My business partner and I are having a discussion (insert argument)<g>
about a baluster layout on our current job. If you folks can make it
through this boring post, I'd be interested in any opinions.
We have two horizontal rails that run into posts, one on each side of
a stairway. One run is about 8' long and the opposite run is about 3'
long before it hits another post and makes a 90 degree turn.
If you are standing at the top of the stairs you can grab both posts.
We are using some iron balusters that people around here seem to be
fond of lately. They need to lay out in a pattern since there are two
different styles with twice as many of one style. It's a three
baluster pattern with one basket baluster then two twisted balusters
then another basket baluster starting the pattern again. We normally
lay them out so that we have symmetry at each end if possible. We may
have to start with a basket baluster with a twisted baluster. Whatever
works to make the beginning and end of a particular run have the same
Here's the dilemma. We have the long run laid out to start (and end)
with a basket baluster. To get symmetry, the short run needs to start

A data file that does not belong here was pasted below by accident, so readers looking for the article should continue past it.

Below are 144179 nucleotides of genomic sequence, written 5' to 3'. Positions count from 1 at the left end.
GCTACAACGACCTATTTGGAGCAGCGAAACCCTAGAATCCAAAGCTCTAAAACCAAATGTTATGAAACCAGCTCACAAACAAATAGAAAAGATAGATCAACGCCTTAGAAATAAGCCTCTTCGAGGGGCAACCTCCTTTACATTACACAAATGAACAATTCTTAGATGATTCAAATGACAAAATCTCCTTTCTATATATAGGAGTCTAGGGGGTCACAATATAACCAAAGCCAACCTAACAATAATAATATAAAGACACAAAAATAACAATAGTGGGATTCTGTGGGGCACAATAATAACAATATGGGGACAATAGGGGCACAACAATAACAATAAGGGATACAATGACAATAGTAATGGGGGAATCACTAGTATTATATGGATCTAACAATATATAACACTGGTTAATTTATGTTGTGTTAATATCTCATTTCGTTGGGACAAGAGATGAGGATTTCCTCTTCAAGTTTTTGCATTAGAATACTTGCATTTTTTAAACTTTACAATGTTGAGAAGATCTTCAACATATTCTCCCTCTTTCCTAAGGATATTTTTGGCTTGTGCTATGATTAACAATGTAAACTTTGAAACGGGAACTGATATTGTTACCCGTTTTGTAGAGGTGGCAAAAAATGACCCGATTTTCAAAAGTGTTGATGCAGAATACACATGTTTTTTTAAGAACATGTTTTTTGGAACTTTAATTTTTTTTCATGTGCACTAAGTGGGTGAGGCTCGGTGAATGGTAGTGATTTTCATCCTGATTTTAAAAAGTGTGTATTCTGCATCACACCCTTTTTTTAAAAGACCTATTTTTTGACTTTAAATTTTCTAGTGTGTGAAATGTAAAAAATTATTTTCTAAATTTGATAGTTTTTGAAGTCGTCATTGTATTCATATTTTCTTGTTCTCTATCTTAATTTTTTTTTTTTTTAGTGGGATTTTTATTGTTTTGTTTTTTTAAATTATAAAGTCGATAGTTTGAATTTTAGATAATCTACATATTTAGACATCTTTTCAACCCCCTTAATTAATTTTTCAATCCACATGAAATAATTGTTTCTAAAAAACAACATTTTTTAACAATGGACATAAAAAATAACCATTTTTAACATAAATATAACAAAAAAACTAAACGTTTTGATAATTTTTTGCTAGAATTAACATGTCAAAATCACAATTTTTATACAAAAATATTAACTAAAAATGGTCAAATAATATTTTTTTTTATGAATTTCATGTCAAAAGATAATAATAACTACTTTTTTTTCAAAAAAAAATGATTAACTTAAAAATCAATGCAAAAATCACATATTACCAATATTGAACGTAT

with one twisted baluster so that it will end with a twisted
baluster. This does not match the starting baluster of the long run.
Since these two rails are directly opposite of each other, I say we
should match the layout of the long run. Starting with a basket
next to each post and if the short run ends with two twisted balusters
(which it does) so be it. When you are at the head of the stairs you
will see the same pattern start with a basket next to each starting
post. When you are across the room looking through the rails you will
see the same style balusters lined up with each other.
My partner however says we should start with a symmetrical layout on
either side, whether the start of the pattern matches or not. Just in
case you haven't noticed, he's wrong!:-) With his method, he has a
basket next to the starting post on the long run and a twisted
baluster next to the starting post on the short run. Did I mention
that these runs are directly across the from each other? ;-) The
short run will end with a twisted baluster (this gives him the
symmetry he needs) which also happens to match the other side of the
post where the turn is made. With my scenario, at the turn (on the
short run) I would have two twisted balusters end the short run, the
post and then a single twisted baluster start the pattern after the
So, if anyone can de-code what I've posted here I'm just looking for
opinions. Well.... I'm really looking for the validation of MY
opinion <g> but if you disagree, I'd like someone to convince me.
Thanks for listening....it's been a long day.:-)